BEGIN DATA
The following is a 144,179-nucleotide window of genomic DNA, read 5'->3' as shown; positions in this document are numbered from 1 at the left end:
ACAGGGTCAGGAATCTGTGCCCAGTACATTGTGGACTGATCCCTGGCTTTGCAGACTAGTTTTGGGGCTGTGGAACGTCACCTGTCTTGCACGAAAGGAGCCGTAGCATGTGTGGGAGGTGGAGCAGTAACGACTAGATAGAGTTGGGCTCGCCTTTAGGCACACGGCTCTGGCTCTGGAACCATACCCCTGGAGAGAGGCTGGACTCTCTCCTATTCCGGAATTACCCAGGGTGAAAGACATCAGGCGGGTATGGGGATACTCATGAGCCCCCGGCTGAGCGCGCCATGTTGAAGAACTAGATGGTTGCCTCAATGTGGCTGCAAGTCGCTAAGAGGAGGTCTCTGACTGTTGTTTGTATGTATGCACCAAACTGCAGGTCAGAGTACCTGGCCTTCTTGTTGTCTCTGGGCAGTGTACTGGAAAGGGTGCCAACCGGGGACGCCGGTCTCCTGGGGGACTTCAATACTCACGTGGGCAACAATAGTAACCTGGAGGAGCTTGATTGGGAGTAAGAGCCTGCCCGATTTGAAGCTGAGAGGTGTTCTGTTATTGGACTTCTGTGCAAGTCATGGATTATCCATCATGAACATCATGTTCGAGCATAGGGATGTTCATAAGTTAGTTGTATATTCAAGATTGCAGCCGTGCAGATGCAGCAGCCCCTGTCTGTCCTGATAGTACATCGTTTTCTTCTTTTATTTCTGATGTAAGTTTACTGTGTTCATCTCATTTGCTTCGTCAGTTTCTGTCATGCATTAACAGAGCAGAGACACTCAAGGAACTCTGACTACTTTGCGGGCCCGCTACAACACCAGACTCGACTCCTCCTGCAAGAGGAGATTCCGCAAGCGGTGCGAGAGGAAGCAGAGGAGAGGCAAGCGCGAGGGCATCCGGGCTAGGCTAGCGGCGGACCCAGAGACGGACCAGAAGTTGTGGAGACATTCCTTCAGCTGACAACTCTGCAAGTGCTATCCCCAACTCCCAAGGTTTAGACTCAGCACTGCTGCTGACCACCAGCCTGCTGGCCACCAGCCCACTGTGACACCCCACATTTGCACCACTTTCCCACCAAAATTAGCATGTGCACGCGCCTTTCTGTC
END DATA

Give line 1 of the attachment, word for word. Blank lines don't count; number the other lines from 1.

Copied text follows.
The following is a 144,179-nucleotide window of genomic DNA, read 5'->3' as shown; positions in this document are numbered from 1 at the left end: